A Secular Age (3): Exclusive Humanism
The Science Pope?


Frustration We all experience frustrations, when our expectations or plans are disrupted, interrupted or wholly thwarted. This causes anger to well up within us - indeed, frustration is a name for a particular kind of anger. The greater our expectations, the more frustrated we will become.

According to anger management expert John Lee, "Expectations are unrealized resentments waiting to happen." The more we have ideas about how things should be, the more likely we are to be frustrated when those expectations are not fulfilled. Thus we go through life with ideas in our heads about what should happen, how such-and-such should work, what the socially accepted thing should be in a particular situation and so on and so forth - all of which is setting ourselves up for greater and greater frustration.

In my life, my history of interacting with Microsoft productivity software is precisely encapsulated by this observation: they are such a source of frustration for me because I have expectations about how an Office suite should function (some of which have been acquired from working with Microsoft's Office suite in the past, which has prepared me with certain expectations that later versions often thwart). I am thus prone to frustration when dealing with these, an outcome which helps no-one and certainly not myself.

What can we do about our frustrations? I cannot offer a panacea, but I can say what helps me.

I am often struck by people who seem to suffer less frustration in life than I do; many of them manage to be placid in the face of what would be enraging for me, and with this seems to come a greater tendency to be delighted by the unexpectedly pleasant. It is as if, by having fewer expectations, by being less bound to the self-made rules of should, they free themselves from frustration and open themselves up to finding delight in the positives, rather than burning up in the friction of the negatives.

As someone who finds wisdom in all the great religious traditions, I see in such people an expression of the spirit of the Buddha, whose four noble truths say that existence is suffering, and the origin of that suffering is desire - or in the terms we are discussing today, expectations. In Buddhist practice, one eliminates the desires (the expectations) in order to eliminate the suffering, which is traditionally achieved through meditation and a reorientation of one's world away from the selfish drive of Me and towards an attitude of love towards the world. In this way, Buddhist teaching accords with the ministry of Jesus, which also teaches love as an antidote for suffering (sin, in Christian terminology, although many do not interpret the term in this manner).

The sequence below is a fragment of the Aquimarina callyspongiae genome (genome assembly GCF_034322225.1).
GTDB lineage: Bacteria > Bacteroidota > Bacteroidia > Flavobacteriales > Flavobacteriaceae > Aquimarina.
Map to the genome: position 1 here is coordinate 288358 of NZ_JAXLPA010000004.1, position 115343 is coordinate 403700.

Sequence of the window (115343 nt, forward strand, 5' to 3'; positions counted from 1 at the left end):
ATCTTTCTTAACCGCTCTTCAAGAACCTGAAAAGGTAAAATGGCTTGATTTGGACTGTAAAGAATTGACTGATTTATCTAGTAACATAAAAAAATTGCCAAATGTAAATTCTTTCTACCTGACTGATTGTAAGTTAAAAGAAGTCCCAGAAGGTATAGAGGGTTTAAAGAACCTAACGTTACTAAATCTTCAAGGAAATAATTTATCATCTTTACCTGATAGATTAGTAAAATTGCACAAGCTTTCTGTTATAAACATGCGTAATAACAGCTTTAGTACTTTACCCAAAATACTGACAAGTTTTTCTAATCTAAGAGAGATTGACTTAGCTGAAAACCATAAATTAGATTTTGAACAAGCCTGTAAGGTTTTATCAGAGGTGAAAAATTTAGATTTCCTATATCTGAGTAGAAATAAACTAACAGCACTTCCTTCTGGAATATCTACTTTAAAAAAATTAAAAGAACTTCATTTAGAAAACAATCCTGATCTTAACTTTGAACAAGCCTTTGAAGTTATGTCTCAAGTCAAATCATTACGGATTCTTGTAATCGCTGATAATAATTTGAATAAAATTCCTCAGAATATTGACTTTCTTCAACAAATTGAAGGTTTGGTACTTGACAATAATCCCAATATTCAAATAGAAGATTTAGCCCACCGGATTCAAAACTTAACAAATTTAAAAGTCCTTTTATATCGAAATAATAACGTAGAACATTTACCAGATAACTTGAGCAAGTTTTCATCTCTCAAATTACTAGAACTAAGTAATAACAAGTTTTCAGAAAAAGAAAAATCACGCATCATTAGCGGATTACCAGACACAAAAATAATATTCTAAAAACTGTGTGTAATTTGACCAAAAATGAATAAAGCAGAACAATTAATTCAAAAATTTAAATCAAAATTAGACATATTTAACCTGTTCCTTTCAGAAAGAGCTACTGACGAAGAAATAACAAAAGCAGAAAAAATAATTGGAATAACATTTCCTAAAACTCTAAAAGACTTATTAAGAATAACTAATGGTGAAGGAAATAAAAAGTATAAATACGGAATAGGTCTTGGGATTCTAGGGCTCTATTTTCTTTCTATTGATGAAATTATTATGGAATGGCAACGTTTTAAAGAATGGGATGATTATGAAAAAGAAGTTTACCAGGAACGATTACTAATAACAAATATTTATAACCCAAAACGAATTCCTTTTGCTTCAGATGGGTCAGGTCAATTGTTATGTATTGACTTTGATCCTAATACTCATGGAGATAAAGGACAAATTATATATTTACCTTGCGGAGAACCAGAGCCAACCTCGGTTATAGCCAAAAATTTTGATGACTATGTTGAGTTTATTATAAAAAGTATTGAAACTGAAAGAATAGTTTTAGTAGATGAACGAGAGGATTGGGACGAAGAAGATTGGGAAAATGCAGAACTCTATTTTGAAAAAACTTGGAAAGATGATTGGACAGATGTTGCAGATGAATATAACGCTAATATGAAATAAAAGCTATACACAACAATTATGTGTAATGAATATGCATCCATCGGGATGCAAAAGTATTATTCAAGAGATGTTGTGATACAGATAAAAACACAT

My wife gave me a small wooden Buddha statue to keep on my desk; I try to focus on that when my work drives me into a rage compounded from myriad software frustrations. It is difficult, in the heat of the moment, but I still try, and if I fail I do not let myself feel defeated but rather I draw satisfaction from the times when I am able to quell my growing anger and becalm my tempestuous temper. It is perhaps harder for those who have no link to spirituality - someone who has "no invisible means of support" (to coin Fulton Sheen's memorable phrase) - to still their demons, but perhaps even the most grounded materialist can find the logic in silencing the demanding voice of should in their psyche, a voice which lures us into frustration.


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dj i/o here...

Several years ago, I too slowly came to this realization that less expectations = less frustration.. and I also noticed the parallel with Buddhism. I have tried to incorporate some of this philosophy into my life, although it has not happened overnight. I do believe I have made progress though... and it can be quantified by less arguments with my girlfriend, among other things.